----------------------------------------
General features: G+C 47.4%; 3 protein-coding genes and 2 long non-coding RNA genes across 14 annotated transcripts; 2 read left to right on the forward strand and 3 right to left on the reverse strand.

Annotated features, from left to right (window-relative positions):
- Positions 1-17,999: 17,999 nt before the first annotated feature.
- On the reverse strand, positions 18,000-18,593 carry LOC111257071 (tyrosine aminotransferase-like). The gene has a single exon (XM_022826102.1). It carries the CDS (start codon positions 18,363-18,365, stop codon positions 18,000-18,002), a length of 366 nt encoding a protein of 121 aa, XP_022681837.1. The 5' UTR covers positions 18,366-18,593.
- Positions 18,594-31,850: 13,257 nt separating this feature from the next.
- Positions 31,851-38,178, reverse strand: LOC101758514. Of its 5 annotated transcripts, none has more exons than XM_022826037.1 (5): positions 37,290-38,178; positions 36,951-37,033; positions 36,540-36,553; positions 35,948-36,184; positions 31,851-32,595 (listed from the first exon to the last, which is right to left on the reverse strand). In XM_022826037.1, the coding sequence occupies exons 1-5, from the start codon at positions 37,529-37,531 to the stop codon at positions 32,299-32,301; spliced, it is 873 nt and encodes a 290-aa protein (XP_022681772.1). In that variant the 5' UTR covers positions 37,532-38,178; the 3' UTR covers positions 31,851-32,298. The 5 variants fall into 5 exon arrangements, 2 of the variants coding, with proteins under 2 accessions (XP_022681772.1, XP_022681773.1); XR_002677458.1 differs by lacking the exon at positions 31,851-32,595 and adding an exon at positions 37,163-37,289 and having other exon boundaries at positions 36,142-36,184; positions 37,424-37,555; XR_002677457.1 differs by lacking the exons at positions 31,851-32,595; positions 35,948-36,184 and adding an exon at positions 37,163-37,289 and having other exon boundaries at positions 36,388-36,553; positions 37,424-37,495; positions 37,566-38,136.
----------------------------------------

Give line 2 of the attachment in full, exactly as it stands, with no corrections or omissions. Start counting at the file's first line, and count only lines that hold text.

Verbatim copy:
Annotated features, from left to right (window-relative positions):